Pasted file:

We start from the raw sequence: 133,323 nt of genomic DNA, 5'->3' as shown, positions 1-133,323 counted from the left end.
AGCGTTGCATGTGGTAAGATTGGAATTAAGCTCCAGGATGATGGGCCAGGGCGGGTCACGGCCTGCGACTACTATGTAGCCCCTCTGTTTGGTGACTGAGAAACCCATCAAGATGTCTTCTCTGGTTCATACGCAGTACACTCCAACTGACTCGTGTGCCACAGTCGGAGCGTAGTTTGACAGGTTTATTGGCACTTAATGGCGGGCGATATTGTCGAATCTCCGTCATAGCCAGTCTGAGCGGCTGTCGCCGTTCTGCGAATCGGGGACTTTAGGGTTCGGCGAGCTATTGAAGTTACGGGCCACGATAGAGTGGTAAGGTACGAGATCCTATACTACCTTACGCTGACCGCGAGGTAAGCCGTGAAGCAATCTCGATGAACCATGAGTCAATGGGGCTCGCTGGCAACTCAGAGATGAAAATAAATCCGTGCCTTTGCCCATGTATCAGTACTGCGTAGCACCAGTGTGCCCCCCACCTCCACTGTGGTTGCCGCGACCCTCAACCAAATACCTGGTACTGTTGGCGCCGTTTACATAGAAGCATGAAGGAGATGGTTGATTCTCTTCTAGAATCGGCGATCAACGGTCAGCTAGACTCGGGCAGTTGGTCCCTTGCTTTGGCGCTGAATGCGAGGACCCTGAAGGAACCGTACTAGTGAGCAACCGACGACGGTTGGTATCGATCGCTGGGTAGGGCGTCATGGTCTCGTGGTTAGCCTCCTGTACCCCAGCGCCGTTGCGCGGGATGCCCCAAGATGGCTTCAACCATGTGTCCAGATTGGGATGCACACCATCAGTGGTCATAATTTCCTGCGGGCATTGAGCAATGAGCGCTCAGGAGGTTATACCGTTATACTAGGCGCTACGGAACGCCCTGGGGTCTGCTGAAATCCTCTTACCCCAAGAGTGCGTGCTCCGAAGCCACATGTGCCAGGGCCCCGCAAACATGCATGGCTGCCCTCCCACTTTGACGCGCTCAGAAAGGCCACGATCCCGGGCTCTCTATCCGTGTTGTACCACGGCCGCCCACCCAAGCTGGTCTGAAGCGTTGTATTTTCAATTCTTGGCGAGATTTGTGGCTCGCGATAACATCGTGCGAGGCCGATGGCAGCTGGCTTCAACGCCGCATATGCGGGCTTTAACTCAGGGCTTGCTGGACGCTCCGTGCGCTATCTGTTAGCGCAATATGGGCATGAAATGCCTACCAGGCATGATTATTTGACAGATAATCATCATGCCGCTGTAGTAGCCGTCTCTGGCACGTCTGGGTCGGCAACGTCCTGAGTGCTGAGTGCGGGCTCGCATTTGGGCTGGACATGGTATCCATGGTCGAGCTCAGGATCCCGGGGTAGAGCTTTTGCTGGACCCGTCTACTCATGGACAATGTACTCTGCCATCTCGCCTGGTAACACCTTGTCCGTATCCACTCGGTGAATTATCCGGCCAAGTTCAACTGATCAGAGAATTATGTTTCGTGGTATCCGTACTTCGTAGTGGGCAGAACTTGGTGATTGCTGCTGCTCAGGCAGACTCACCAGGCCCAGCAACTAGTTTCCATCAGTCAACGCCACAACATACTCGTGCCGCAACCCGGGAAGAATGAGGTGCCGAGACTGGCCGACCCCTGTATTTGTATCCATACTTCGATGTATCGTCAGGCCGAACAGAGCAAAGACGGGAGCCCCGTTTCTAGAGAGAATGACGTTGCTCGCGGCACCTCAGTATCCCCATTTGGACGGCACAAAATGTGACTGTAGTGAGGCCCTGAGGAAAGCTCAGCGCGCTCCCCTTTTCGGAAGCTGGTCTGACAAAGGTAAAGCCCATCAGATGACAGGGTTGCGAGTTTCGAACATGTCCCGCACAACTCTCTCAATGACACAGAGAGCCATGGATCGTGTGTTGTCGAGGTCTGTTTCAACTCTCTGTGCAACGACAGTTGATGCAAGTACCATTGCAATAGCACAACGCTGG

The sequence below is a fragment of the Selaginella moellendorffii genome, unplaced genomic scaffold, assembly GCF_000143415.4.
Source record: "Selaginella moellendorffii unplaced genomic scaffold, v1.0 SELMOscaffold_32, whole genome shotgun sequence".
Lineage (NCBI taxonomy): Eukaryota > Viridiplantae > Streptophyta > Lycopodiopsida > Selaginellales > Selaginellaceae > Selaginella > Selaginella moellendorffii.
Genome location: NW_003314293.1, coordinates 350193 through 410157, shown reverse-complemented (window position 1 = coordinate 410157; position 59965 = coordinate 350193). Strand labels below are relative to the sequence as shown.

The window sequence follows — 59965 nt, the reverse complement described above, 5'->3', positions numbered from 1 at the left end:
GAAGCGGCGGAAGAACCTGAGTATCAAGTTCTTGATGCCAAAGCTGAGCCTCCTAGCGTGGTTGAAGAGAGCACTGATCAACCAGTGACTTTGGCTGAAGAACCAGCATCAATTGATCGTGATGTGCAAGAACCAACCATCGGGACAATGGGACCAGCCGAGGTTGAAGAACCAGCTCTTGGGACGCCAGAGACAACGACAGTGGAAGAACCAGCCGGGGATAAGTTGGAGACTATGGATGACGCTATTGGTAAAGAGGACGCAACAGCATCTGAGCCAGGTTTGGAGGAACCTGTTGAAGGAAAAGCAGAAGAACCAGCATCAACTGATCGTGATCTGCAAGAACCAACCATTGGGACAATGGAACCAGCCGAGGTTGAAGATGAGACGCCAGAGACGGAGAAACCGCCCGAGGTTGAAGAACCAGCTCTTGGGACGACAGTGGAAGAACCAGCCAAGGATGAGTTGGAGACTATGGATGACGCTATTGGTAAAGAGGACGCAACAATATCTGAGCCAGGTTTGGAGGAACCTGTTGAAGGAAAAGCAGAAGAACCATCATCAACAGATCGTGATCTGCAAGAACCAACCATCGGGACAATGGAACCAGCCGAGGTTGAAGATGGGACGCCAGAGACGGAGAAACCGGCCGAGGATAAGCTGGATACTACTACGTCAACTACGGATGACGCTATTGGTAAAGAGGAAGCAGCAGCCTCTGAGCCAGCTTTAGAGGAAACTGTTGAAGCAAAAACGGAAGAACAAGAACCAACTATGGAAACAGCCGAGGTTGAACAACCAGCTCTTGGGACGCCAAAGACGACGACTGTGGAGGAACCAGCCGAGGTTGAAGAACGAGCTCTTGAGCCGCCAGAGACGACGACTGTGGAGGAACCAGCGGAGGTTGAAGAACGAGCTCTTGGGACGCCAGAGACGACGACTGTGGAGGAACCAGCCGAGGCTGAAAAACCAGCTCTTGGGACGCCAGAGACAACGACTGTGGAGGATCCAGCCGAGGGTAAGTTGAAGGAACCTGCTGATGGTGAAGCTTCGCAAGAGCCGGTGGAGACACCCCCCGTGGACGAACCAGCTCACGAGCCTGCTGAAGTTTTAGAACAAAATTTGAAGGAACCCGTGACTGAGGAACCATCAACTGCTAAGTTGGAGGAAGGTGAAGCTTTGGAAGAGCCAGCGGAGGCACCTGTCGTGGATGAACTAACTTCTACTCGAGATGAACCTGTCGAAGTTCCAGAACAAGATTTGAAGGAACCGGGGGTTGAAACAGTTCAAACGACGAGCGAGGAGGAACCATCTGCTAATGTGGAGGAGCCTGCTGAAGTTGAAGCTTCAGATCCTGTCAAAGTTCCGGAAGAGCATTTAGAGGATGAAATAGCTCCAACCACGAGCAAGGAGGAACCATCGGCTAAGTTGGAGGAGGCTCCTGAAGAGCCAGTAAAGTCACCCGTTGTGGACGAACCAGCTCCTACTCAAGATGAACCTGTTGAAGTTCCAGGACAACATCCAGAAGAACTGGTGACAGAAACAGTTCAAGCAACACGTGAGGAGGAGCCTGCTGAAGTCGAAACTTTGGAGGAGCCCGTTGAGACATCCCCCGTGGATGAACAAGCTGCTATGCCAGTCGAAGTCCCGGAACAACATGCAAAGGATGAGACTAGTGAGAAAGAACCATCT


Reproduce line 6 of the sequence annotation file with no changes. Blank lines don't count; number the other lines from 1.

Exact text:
Genome location: NW_003314293.1, coordinates 350193 through 410157, shown reverse-complemented (window position 1 = coordinate 410157; position 59965 = coordinate 350193). Strand labels below are relative to the sequence as shown.